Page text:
a. A banner for McDonald's Fruitizz appeared on the Mumsnet website. The ad contained five slides which consecutively stated: "Pop the bubbles", "Fruitizz A bubbly way to 1 of your child's 5-a-day", "Fruit juice water and bubbles", " That's what makes Fruitizz. Get the Fruitizz facts. 1 of your 5-a-day based on approximately 150ml fruit juice per 250ml serving" and "That's what makes Fruitizz. Get the Fruitizz facts. Made with fruit juice concentrates".
b. A TV ad featured images of children playing with bubbles that were in the shape of fruits. The voice-over stated "Grape, apple, and raspberry juice with refreshing sparkling water. Fruitizz is full of fruity bubbles with no added sugar, artificial colours or flavours. And, it's one of your child's five a day". On-screen text stated "1 of your 5-a-day based on approximately 150ml fruit juice per 250ml serving. Made with fruit concentrates. Contains naturally occurring sugars only. Subject to availability".
Two complainants challenged whether the "1 of your 5-a-day" claims were misleading and could be substantiated.
McDonald's Restaurants Ltd (McDonald's) stated that the advertised product was a 250 ml serving which contained approximately 150 ml of juice (grape, apple, raspberry and lemon) from concentrate. They said they ingredients were 62% fruit juice (from concentrate), water, natural flavourings and the preservative, potassium sorbate. They said that there was no added sugar. They explained that the word "approximately" (in reference to the 150 ml of fruit juice) was deliberately used in the ads because the in-store drinks fountain was calibrated to deliver 62% of fruit juice, which equated to 155 ml of fruit juice. They said this provided a margin of error to help ensure each serving contained at least 150 ml of fruit juice. They stated that the government guidelines of '5-A-DAY' claims were published on the Department of Health (DH) website which stated that "1 medium (150ml) glass of unsweetened 100% fruit juice can count as one portion". They also stated that licensing guidelines for the DH '5 A DAY' logo made clear that "100% juice" included 100% juices that were freshly squeezed, pasteurised, concentrated or long life.
They stated that it was important to note that food producers and retailers did not have to use the DH '5 A DAY' logo, which required a licence from the DH, and that they may instead use their own logo or messaging for their '5 A DAY' customer information. They said the ad made clear the 250 ml serving of Fruitizz contained approximately 150 ml of fruit juice and believed this was a sufficient portion of fruit juice to make a '5 A DAY' claim.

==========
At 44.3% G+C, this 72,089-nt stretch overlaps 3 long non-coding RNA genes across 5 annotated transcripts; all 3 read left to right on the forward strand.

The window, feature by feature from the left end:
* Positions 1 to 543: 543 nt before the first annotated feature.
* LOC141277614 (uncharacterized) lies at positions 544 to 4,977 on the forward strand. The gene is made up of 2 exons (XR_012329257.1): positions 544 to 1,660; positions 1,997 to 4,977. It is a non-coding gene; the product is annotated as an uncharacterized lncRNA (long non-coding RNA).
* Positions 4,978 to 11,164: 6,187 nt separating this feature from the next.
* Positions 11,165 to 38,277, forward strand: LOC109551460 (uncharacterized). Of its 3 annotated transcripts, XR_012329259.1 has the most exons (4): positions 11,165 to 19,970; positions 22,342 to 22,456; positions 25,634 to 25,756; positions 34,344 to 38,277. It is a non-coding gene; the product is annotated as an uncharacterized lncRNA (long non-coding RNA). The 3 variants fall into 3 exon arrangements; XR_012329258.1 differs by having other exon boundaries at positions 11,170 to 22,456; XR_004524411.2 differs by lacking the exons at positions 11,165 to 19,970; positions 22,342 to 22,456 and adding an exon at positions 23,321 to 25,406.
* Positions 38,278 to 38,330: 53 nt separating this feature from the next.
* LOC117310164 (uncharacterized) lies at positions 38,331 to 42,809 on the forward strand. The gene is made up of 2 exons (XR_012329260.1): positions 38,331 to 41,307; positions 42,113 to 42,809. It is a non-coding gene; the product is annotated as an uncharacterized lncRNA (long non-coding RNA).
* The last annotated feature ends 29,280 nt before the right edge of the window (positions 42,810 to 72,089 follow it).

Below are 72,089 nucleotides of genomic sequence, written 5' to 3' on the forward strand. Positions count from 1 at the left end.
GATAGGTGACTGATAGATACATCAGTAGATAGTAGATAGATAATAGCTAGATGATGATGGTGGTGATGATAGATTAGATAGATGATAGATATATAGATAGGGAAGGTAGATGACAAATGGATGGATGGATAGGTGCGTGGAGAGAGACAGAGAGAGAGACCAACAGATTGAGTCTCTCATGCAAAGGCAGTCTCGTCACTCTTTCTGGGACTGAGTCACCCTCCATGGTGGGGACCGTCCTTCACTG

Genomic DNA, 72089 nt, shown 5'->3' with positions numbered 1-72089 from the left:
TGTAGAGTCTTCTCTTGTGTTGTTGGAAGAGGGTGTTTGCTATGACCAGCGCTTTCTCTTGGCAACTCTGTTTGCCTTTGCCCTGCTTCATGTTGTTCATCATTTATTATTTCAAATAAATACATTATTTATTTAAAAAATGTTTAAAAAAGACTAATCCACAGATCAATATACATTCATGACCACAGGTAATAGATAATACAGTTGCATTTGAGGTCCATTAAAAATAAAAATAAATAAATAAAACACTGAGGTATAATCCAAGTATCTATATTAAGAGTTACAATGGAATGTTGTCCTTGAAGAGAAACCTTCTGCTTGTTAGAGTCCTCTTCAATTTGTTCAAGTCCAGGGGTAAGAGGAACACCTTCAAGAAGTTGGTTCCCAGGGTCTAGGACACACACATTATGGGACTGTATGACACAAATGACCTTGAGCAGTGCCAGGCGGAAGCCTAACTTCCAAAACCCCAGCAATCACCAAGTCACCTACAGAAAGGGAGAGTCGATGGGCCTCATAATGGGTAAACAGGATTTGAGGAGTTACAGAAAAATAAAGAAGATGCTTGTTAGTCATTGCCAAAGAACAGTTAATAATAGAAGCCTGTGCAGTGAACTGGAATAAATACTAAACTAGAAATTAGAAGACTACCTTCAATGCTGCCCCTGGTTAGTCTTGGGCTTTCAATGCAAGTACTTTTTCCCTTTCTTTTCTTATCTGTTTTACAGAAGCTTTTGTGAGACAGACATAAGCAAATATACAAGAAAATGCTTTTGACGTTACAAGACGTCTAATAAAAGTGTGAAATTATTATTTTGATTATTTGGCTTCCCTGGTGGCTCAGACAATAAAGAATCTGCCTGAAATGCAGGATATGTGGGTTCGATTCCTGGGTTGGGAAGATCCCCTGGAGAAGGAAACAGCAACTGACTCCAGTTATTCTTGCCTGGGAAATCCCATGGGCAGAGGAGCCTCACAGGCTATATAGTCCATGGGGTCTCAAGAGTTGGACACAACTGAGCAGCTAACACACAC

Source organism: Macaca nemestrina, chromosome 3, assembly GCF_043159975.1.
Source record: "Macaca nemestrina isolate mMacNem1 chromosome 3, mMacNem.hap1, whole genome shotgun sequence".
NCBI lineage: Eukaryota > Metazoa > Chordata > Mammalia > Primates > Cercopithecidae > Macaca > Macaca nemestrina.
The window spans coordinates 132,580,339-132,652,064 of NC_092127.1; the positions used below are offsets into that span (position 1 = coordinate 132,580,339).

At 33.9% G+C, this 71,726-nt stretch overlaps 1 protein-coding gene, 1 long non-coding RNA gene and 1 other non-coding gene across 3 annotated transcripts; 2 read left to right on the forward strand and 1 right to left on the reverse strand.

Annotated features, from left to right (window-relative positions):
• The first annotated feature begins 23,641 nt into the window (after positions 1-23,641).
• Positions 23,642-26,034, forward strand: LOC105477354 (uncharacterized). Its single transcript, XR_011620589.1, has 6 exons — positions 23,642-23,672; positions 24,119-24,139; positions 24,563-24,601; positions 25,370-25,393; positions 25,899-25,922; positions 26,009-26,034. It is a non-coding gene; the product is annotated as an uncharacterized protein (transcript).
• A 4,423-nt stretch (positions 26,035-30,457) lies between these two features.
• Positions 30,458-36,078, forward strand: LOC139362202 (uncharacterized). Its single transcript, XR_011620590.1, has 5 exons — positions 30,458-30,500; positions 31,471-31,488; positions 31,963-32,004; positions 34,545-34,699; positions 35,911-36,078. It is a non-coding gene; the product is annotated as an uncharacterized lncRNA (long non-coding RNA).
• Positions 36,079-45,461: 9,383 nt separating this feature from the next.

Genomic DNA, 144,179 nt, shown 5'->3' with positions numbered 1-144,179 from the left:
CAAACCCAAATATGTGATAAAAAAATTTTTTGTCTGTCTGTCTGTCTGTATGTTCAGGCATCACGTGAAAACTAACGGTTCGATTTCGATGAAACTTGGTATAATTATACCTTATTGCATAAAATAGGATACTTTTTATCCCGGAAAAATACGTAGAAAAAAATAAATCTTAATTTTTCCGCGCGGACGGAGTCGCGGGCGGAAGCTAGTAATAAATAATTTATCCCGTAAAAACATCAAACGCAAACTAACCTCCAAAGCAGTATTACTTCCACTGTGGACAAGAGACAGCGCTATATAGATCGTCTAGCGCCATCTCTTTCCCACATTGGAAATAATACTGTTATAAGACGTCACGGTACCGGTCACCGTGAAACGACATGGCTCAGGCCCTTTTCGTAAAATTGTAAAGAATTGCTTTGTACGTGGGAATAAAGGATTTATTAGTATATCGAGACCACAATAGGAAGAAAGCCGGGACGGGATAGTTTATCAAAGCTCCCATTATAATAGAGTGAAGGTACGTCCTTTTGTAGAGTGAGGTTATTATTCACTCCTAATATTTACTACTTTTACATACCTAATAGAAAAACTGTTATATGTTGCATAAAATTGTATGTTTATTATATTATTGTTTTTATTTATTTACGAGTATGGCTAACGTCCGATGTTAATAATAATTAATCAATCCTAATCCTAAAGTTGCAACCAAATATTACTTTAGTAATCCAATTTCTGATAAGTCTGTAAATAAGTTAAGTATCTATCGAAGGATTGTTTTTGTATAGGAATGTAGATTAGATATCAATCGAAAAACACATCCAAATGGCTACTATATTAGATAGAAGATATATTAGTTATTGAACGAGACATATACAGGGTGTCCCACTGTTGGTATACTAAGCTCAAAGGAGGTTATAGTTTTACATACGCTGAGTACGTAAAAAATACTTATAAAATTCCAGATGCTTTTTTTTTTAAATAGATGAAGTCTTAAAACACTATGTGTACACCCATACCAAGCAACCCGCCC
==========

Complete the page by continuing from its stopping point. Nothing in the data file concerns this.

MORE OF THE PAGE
Clearcast said their nutritional expert was satisfied with evidence submitted by McDonald's that a serving contained enough fruit juice to make the one of your 5-a-day claim providing the ad included an explanatory qualification to indicate it was based on 150 ml of fruit juice per 250 ml serving. They stated that the TV ad therefore included on-screen text which stated "1 of your 5 a day based on approximately 150ml fruit juice per 250ml serving".
Although not licensed under the DH 5-a-day logo system the ASA noted DH guidance stated consumers could get one of their 5-a-day from 150ml of 100% fruit juice from concentrate. We also understood the addition of 100 ml water (approx.) and natural flavourings and preservatives did not negate the 5-a-day benefits of that 150 ml of fruit juice providing the entire 250 ml serving was consumed. The TV ad included on-screen text and the banner ad included text which stated "1 of your 5-a-day based on 150ml fruit juice per 250ml serving" and we considered this made clear to consumers the basis of the 5-a-day claim.
We concluded that the "1 of your 5-a-day" claims in ads (a) and (b) had been substantiated and that the ads were not misleading.
We investigated ad (a) under CAP Code (Edition 12) rules 3.1 3.1 Advertisements must not materially mislead or be likely to do so. (Misleading advertising), 3.7 3.7 Before distributing or submitting a marketing communication for publication, marketers must hold documentary evidence to prove claims that consumers are likely to regard as objective and that are capable of objective substantiation. The ASA may regard claims as misleading in the absence of adequate substantiation. (Substantiation) and ad (b) under BCAP Code rules 3.1 3.1 Advertisements must not materially mislead or be likely to do so. (Misleading advertising) and 3.9 3.9 Broadcasters must hold documentary evidence to prove claims that the audience is likely to regard as objective and that are capable of objective substantiation. The ASA may regard claims as misleading in the absence of adequate substantiation. (Substantiation) but did not find them in breach.
No further action required.